The Iceman Cometh
Host and adventurer Josh Bernstein heads for the high Alps on the Austrian-Italian border to discover the latest secrets revealed by the clothes, weaponry, and body of Ötzi the Iceman. Josh faces down a deadly blizzard, helicopters out of near disaster, and comes face-to-face with a stone-cold, stone-age killer. Along the way, he discovers that the Iceman is rewriting our ideas about the life of our ancestors at the dawn of civilization--and he learns much about the character of Ötzi!
created by diggingforthetruth.net 2008
Journal taken from The History Channel DFT site. Photos taken from The History Channel DFT site and video.
In 1991, a pair of vacationing German hikers stumbled onto one of the most remarkable finds in the history of archaeology: the perfectly preserved body of a 5,000-year old man. What made the discovery so important was more than just his state of physical preservation, but also the period of time from which he came--the very cusp of the age between stone and steel.
The Iceman Cometh
"Oetzi" the Iceman: "Those who know my background will understand why the 'Oetzi' topic is so exciting for me—it's the closest we get to Stone Age technology in the DFT series (so far, anyway). The skills Oetzi mastered—making clothing from hides, fire from rocks—are a big part of what BOSS, my survival school, teaches people, so it is with even MORE passion that I explore the world of Europe's Stone Age/Copper Age and see what may have led to this man's death 5,300 years ago."
The Alps: "I'm no stranger to snow-covered mountains or altitude, but for some reason the Alps represent a much more 'real' sense of danger to me than the Rockies. Maybe it's because I've been traveling through deserts and summer for the past five months, but when I get to the Alps between Italy and Austria, I'm sensitive to the fact that this is not an environment where one takes the weather for granted."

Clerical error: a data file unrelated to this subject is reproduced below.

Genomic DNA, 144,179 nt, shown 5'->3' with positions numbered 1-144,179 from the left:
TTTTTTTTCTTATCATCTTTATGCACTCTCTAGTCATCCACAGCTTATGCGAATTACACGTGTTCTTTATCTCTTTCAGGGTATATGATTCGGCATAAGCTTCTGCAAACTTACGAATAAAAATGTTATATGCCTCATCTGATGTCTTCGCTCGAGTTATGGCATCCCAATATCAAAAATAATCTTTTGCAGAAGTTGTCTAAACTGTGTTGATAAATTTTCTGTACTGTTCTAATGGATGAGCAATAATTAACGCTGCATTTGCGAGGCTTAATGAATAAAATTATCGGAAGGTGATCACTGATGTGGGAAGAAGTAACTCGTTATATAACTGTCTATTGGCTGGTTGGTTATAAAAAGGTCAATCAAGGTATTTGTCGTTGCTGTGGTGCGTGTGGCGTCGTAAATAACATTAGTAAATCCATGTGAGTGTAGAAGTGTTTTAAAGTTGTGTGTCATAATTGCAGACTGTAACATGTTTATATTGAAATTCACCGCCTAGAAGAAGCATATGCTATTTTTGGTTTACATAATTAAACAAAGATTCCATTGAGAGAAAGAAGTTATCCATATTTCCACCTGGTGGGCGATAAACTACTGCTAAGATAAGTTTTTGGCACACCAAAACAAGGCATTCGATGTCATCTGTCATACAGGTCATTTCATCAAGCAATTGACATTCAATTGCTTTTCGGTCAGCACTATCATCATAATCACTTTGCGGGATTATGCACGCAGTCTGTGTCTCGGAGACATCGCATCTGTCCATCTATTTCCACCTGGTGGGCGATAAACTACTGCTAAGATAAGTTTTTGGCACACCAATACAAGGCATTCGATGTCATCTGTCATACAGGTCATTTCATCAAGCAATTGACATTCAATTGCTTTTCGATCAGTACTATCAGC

Glacier Travel: "Okay, so while I've hiked through mountains and made a few summit climbs, I've not hiked across glaciers before. Markus Pirpamer, however, is one of the best guides around and was one of the people involved in the removal of Oetzi's body in 1991.
With a VERY quick lesson on what to do if one of us falls (what you see on TV is the full extent of the lesson), we head off. Oh, and Markus is kind enough to say that there was a 90 percent chance of someone falling in to a crevasse. Super."
Italy or Austria?: "For many, this is a raging debate which affects the ownership of the Iceman's body. When the discovery was first made in 1991, the mountaineers thought that the archeological site was in Austria, so the body was flown to the University of Innsbruck for more study. The Iceman was given the nickname 'Oetzi' after the Oetztal (also Oetzal) Alps. But in 1998, a new survey showed that the discovery site was actually in Italy—by only a FEW METERS. So the body was transported to Bolzano, where it remains today. Most people still refer to him as "Oetzi" but those who prefer to avoid any reference to Austrian geography call him 'Hibernatus.' I prefer Oetzi and stick with that. But there are museums and tourist attractions for the Iceman on both sides of the border."